Culture of “Testilying”
Some police officers will lie under oath in order to protect the fruits of legally questionable arrests or searches. To these officers, a “white” lie to prevent an “injustice”—the judge suppressing the evidence because of his interpretation of some vague constitutional precept—is morally acceptable. This lie includes fabricating the police report, lying to the prosecutor, lying to the grand jury, and lying to the trial jury. The lies sit easily upon these officers because the guilty receive the punishment they deserve. Defense counsel’s cross-examination at the hearing on a motion to suppress is part of the game. The officers are not so much lying, they reason, as matching wits against an adversary.
Basic Strategy for Suppression Hearings
To win a motion to suppress, the issues must be well-researched and well-articulated, and the cross-examination must be first-rate. To the rare judge who refuses to turn a blind eye toward police perjury, it may be sufficient to demonstrate, through cross-examination, that the testimony is improbable. On the other hand, to wrest a decision from a judge who habitually finds in favor of the prosecution, it is not enough to discredit the lying officers; defense counsel must pull favorable facts from witnesses, even police witnesses, who are either uncomfortable committing perjury or too inexperienced to lie well. It is these contradictions—these facts—that force a judge to grant your motion.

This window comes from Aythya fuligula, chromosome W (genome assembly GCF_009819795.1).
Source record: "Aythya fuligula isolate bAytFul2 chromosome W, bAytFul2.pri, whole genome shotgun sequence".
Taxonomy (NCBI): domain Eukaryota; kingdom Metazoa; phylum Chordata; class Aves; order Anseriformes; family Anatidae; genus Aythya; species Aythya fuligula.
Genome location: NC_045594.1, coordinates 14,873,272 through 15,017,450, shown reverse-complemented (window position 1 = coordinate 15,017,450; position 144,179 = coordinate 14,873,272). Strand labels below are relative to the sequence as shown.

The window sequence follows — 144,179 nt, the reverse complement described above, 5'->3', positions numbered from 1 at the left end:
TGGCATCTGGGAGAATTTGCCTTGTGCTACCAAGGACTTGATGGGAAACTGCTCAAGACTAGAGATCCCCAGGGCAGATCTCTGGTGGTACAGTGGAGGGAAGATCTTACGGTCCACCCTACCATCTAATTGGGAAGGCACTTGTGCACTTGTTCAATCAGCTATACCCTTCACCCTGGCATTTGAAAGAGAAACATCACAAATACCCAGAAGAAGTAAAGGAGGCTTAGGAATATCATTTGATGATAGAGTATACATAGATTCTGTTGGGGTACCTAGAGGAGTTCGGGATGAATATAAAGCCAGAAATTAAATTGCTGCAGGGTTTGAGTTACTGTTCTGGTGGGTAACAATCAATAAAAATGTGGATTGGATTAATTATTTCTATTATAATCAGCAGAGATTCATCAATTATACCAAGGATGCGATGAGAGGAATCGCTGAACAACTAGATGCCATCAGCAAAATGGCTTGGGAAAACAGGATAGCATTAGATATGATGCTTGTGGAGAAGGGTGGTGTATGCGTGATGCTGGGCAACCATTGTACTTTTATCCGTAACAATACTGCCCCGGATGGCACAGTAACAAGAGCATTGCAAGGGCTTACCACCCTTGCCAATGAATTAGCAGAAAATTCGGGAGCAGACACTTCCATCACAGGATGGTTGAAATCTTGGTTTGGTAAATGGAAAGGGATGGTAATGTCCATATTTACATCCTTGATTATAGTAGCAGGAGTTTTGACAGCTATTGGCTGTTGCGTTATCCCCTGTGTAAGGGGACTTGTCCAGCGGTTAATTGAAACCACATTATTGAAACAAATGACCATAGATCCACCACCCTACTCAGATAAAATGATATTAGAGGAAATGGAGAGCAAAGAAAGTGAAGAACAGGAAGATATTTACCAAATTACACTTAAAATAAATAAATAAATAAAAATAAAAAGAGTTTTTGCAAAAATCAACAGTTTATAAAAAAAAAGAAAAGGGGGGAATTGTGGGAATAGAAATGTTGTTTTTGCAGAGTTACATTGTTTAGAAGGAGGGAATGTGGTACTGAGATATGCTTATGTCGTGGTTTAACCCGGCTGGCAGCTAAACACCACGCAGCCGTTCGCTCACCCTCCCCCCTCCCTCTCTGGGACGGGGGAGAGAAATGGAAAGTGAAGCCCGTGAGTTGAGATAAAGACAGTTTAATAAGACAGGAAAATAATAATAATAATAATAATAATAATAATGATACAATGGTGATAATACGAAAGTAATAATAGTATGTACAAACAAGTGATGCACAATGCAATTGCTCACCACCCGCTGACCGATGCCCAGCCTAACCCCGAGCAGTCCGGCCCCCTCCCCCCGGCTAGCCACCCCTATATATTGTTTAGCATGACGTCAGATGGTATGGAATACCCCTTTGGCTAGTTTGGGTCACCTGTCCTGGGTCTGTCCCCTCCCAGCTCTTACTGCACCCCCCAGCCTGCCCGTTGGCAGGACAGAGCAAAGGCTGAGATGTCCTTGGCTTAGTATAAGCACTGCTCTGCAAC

In a large percentage of criminal cases, there is something that defense counsel can move to suppress. For the defense, the hearing on the motion offers twin opportunities: the suppression of troubling evidence and invaluable pre-trial cross-examination of the witnesses, particularly the police witnesses. In some cases, particularly drug cases and cases in which the defendant has given a detailed confession, the outcome of the motion to suppress is case-determinant—the accused walks free or is forced to plead out his case. In other cases, where the evidence defense counsel seeks to suppress is not very incriminating or the legal grounds for suppressing the evidence are not very compelling, cross-examination should be used to unearth facts and commit witnesses to their version of the facts.
When the motion to suppress will determine the outcome of the charges, focus your cross-examination exclusively on winning the motion. When the hearing will be used primarily to explore the government’s case, freely use the open-ended question. While it remains important to shackle the witness to his testimony, it is equally important to elicit as much information from the witness as possible; the leading question is better at confining than freeing the witness to tell you all he knows. A witness reluctant to disclose anything valuable to the defense will interpret a leading question as narrowly as possible. The reluctant witness takes the stand anticipating a struggle and leading questions. Treat him as you would a witness you were deposing, instead of cross-examining. A series of open-ended questions will surprise him and, hopefully, result in him revealing information the prosecution had wanted to remain unknown.
Excerpted from the free eGuide Cross-Examination of Arresting Officer, by Kevin J. Mahoney. Download the full eGuide for 15 sample cross-examinations and dozens of tips to help you overcome an over-zealous police officer’s illegally obtained evidence.
Kevin J. Mahoney, a criminal defense attorney with over 20 years of trial experience, is also the author of Relentless Criminal Cross-Examination. The practical guide offers from-the-trenches strategies, tips, and advice for handling every kind of cross-examination – whether the witness is a police officer, accomplice, or alleged victim.